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This Week in Washington

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It appears that our Made in America agenda is starting to catch on in Congress. We're beginning to see an increase in proposals to change our flawed trade laws, promote American industries, and empower the American worker. I welcome this change.

As you know, one of my main focuses in Congress has been to push our government to require that the goods and materials it purchases are made here. I've also worked to end the incentives that exist for companies to ship our good jobs overseas, and have signed on to measures to repeal NAFTA and end the unfair trade laws that have ravaged our local economy.

We've learned during last year's Census that many of the forms and paperwork were printed in China. Unbelievably, there is also no requirement that the materials used to build our national monuments be made in America. As we fight to keep our nation great and promote American businesses, oversights like these are simply unacceptable.

A colleague of mine, Congressman Dale Kildee of Michigan, will soon introduce legislation to require our national monuments be made from American materials. I am proud to be an original cosponsor of this legislation. Another member of Congress, Congressman Frank Wolf of Virginia, has introduced the Bring Jobs Back to America Act, which I proudly support. This measure will help restructure our nation's manufacturing plan and promote the bringing home of jobs that were once held by Americans but have since been shipped overseas.

By working with the private sector to increase competitiveness and bolster industries, we will not only insure that our companies have a fair chance to compete for global markets, but we also help guarantee that government policies will finally allow for increased exportation of goods and services, rather than exporting jobs and revenue. Revitalizing domestic manufacturing will be the key to our economic recovery, and this is a step in the right direction.

As we anticipate the introduction of the severely flawed Korea-U.S. Free Trade Agreement, I have also been joined by colleagues on both sides of the aisle who share my opposition to this deal. This new trade deal with Korea does nothing more than benefit Chinese and Korean workers and businesses. Just as we saw with NAFTA and CAFTA, using this model is a continuation of the mistakes of the past, shuttering our plants and mills and leaving good, hardworking people behind. As a former textile worker, I know this story all too well.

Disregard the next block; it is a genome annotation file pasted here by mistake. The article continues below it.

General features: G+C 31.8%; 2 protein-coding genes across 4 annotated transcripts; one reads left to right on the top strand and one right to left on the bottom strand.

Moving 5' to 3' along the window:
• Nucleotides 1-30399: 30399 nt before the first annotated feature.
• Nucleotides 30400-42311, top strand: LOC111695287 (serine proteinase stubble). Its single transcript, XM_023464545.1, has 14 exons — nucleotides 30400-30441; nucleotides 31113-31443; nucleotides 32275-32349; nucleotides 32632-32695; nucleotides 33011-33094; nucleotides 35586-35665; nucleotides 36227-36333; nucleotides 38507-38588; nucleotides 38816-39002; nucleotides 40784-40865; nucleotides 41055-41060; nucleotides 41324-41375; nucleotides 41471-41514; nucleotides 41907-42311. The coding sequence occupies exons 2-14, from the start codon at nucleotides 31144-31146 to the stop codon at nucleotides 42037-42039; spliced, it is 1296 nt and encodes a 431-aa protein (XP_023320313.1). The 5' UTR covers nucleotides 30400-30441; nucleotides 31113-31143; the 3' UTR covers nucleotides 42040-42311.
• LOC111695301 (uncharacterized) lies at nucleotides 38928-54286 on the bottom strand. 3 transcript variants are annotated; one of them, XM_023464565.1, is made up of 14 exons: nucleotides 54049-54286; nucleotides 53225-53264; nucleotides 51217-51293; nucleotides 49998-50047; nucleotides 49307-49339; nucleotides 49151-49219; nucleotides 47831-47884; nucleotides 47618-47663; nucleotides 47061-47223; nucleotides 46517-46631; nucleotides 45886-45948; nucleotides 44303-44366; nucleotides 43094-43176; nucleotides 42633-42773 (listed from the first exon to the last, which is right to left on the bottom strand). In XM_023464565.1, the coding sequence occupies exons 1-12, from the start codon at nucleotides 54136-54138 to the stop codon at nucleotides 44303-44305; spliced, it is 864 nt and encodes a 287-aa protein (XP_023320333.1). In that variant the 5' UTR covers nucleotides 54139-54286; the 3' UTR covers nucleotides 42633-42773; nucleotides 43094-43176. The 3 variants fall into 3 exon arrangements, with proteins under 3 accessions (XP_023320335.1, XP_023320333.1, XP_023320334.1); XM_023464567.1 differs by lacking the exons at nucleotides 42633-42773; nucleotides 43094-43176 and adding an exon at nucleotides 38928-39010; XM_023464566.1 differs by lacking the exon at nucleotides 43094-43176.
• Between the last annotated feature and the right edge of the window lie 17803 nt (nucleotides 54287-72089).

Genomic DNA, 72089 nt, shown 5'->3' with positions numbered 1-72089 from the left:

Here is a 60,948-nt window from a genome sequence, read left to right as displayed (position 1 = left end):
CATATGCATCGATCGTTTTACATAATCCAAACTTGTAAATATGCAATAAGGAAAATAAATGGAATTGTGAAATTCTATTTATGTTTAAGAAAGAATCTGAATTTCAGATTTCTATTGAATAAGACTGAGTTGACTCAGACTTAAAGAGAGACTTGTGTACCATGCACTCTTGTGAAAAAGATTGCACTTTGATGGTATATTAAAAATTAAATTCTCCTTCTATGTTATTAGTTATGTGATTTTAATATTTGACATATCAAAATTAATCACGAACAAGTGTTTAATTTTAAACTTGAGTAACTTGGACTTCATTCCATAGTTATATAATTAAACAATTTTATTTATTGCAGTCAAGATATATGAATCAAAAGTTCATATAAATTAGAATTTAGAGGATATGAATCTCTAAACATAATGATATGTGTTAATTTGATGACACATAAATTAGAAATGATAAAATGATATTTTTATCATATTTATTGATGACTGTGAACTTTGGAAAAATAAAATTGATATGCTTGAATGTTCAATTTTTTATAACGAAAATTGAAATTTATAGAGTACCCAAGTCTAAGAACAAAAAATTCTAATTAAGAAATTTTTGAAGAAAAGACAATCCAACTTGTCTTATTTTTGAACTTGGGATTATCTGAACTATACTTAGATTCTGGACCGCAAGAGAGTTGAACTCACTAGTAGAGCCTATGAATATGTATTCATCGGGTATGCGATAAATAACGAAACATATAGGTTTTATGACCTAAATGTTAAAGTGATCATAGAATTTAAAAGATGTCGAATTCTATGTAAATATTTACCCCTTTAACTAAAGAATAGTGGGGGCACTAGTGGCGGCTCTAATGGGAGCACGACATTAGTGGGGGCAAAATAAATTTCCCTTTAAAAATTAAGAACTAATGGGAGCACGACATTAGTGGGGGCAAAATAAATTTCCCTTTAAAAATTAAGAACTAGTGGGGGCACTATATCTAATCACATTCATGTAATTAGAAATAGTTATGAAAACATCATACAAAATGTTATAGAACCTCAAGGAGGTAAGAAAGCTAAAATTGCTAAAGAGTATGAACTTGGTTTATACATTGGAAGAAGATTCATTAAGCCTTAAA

I want you to know that textiles are not dead. This week, I was honored to be a guest speaker at the annual meeting of the National Council of Textile Organizations. This meeting brought manufacturers from across the nation to Washington to discuss their priorities and what they need in order to be successful. This meeting included many yarn and hosiery companies from our district, allowing them to speak with many of their counterparts and focus on promoting and growing their industry. When our local businesses are successful, our nation finds success. When our local businesses grow, jobs are created and more of our residents have an opportunity to provide for their families.

The manufacturers I speak with all want the same things. They want our government to stop giving their success away with bad trade deals and unfair regulations. They do not want a handout or a bail-out, they just want a fair chance to compete so their quality-made, job-creating goods can be shipped and sold around the world. They're sick and tired of beginning each day at an immediate and overwhelming disadvantage to countries like China, Mexico and Korea; a disadvantage created in large part by the failed and flawed policies of our own government. I share a basic belief with the investors, management and laborers who toil in the American manufacturing sector: that Made in America is still the best brand in the world.

Our nation was built on the belief that success comes through hard work and talent. Throughout our history, that rich tradition has helped build a nation, an economy and a quality of life that is the envy of the world. As we work to rebuild our economy, we are still capable of finding success through manufacturing. We must never again have a time where complete industries or geographic regions such as ours are allowed to be cast aside for the sake of our relationship with foreign nations. Given a level playing field, American capital, expertise and hard work will restore our economy to good health, and our nation to the values and strength for which we have known throughout our history.


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